I see your hearts, Jesus says. I see your fears, and I see how you hide them with pride in what you think is to come. So turn and become like children. In other words, if you are going to be scared of the sufferings to come—the sufferings that the kingdom requires, be scared like a little child. When children get scared, they don’t try to remedy their fears and cover them with prideful facades. They turn to someone they know is stronger than the fear. The girl who wakes in the middle of the night scared of the dark or the monsters under the bed doesn’t try to take on the danger herself. She runs to mom or dad and simply says, “I’m scared.” What she’s really saying is, I know I can’t do anything about the darkness and the monsters, but I know you can. Your embrace is enough to make me feel safe. Your love is sufficient to cast out my fear.
And in such a way would Jesus have us live. Turn and become like a child. Repent and believe the Gospel. Die and be born again of water and the Spirit. Receive a new life as a child—a child of God—and enter the kingdom of heaven. For in your heavenly Father’s house, his room is right down the hall, and when the deep darkness of this hateful world begins to overshadow you, when the demons come to ensnare you in their traps, you need only call out his name. “Father, help me.” And no matter what time it is, Jesus will come running down the hall, pick you up in his arms, and say, “What is it, dear child? What has tried to lead you astray? Do not be afraid. For I have redeemed you. I have called you by name. You are mine.” And on Jesus you can cast all your fears and anxieties, for he cares for you and will carry them back to the Father so that you no longer bear them alone.
For Jesus himself is truly the greatest in the kingdom of heaven, and he knows exactly what it means to turn and become a child. In the act of perfect humility the Son of God came down from his heavenly throne and took on human flesh. He was the perfect child, never outgrowing his child-like humility. He didn’t become the jaded, anxiety-ridden adults so many of us are today. Instead, he knew no fear and trusted the will of his Father. In obedience, he suffered and died on the cross, so that you too might become a child of God. And because of his obedience, God has glorified him.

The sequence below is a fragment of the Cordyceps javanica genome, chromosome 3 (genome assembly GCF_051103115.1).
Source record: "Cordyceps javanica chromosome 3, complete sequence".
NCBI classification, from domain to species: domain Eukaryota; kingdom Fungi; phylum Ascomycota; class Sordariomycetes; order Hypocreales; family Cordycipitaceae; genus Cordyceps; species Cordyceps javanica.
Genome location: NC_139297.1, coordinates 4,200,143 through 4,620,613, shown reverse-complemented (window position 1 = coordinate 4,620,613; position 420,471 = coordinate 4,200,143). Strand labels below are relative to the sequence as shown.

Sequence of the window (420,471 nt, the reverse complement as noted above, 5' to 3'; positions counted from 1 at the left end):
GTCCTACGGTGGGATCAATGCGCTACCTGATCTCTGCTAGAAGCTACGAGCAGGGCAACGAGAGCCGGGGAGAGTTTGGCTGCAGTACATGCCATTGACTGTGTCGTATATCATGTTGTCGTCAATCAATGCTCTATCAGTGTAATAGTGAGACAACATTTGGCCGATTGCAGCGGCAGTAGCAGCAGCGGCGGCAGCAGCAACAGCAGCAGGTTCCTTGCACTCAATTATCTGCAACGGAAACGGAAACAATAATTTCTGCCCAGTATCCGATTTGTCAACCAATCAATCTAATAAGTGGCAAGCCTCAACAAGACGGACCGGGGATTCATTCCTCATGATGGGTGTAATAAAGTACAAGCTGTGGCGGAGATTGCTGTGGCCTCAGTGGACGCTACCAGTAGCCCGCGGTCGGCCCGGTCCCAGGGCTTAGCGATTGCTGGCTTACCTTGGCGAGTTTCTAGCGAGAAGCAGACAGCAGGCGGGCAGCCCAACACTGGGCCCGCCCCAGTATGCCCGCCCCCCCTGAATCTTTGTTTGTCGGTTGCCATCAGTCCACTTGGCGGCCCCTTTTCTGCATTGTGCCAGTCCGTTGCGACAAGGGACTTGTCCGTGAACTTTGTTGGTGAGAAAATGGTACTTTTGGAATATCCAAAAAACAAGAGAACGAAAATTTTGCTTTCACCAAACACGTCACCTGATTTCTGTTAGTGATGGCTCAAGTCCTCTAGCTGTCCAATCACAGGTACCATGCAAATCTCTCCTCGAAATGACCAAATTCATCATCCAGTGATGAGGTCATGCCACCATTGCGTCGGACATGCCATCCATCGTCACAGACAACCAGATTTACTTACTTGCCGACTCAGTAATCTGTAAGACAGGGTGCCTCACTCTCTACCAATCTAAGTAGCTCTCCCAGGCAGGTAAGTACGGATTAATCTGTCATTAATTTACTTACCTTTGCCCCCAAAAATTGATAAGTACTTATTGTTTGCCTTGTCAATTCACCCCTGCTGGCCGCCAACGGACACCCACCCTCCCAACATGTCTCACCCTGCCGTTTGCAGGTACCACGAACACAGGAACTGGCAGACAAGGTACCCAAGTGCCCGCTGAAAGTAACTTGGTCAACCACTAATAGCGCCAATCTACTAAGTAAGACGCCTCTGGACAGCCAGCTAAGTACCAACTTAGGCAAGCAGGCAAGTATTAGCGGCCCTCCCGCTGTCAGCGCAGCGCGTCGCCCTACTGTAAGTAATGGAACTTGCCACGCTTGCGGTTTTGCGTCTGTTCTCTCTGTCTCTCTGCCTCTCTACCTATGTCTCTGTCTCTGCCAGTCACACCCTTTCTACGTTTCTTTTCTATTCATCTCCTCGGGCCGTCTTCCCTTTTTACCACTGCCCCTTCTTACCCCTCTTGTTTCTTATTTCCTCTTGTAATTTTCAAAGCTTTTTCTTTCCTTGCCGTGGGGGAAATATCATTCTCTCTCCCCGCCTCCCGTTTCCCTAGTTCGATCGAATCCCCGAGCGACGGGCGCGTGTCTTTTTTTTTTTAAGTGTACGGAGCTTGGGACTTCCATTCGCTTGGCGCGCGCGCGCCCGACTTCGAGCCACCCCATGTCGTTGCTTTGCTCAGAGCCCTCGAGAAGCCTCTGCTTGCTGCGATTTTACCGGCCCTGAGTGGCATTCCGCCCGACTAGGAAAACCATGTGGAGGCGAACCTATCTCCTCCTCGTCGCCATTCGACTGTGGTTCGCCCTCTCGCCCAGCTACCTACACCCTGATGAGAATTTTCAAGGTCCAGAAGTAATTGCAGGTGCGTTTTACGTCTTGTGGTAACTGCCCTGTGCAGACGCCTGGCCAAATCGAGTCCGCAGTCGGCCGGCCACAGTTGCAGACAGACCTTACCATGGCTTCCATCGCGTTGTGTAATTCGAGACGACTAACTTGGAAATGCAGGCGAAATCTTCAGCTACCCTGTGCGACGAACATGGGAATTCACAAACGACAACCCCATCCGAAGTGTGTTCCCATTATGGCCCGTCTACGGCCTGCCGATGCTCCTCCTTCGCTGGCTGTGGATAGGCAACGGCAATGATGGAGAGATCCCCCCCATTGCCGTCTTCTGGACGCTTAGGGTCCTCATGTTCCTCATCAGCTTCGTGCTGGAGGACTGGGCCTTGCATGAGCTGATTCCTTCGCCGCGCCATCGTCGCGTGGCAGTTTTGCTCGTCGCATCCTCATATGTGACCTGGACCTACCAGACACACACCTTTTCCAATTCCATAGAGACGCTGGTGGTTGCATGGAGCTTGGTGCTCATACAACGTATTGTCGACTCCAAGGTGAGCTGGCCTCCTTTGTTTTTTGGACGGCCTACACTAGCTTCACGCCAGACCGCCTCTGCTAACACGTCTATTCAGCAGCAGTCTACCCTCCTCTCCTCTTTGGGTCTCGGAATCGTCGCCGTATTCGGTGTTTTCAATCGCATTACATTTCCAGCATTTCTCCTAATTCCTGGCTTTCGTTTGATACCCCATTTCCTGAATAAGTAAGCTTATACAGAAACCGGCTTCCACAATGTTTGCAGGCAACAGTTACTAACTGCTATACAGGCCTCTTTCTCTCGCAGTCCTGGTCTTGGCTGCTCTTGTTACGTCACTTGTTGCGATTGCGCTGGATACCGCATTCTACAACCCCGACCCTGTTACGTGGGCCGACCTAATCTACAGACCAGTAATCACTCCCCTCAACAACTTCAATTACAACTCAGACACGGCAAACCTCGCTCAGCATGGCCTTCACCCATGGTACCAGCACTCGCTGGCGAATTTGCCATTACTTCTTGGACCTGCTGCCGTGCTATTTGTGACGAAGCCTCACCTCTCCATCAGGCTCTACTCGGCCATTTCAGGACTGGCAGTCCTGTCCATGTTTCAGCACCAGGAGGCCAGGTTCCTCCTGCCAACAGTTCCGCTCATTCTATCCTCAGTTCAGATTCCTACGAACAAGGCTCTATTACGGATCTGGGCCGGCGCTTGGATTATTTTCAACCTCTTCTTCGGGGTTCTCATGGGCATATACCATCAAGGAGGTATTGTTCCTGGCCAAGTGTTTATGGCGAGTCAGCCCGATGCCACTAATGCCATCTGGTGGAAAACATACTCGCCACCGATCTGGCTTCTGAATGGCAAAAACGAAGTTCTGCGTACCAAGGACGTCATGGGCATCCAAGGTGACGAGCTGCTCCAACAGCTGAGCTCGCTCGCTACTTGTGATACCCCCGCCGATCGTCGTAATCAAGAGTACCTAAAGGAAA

It all sounds so simple, doesn’t it? Forget the old self. Turn and become like a child. But we know the impossibility of the task. We know how the old sinful self clings so tightly to each of us. The child-like innocence is gone. There was a time when we believed everyone, because we naturally trusted what we were told. We never wished evil on our neighbor, because we knew it was more fun to call everyone “friend.” We were indifferent to riches and poverty, because somehow each of us had what we needed. But as adults, all of these attitudes fade into the past. And now, we can’t simply think or believe ourselves back into this child-like state. Children simply are.
And we are God’s children. There’s nothing we do. It is our heavenly Father who is carefully shaping and disciplining us in the image of his perfect Son, even at this very moment. The crosses that he places on us are not impossible to bear because Jesus bears them with us. So we fall in line with our Brother on the pathway to Golgotha. For if we are joined to him in a death like his, we will certainly partake in a resurrection like his, Paul reminds us. And on this road to the cross, perhaps we will begin to reclaim those virtues of childhood. We suffer, and die, and—the part the disciples always seemed to miss—on the third day we will be raised to new life. Reborn with Jesus, we receive the gift of an eternal childhood in His kingdom, where there is no fear and only perfect love.
In the name of Jesus. Amen.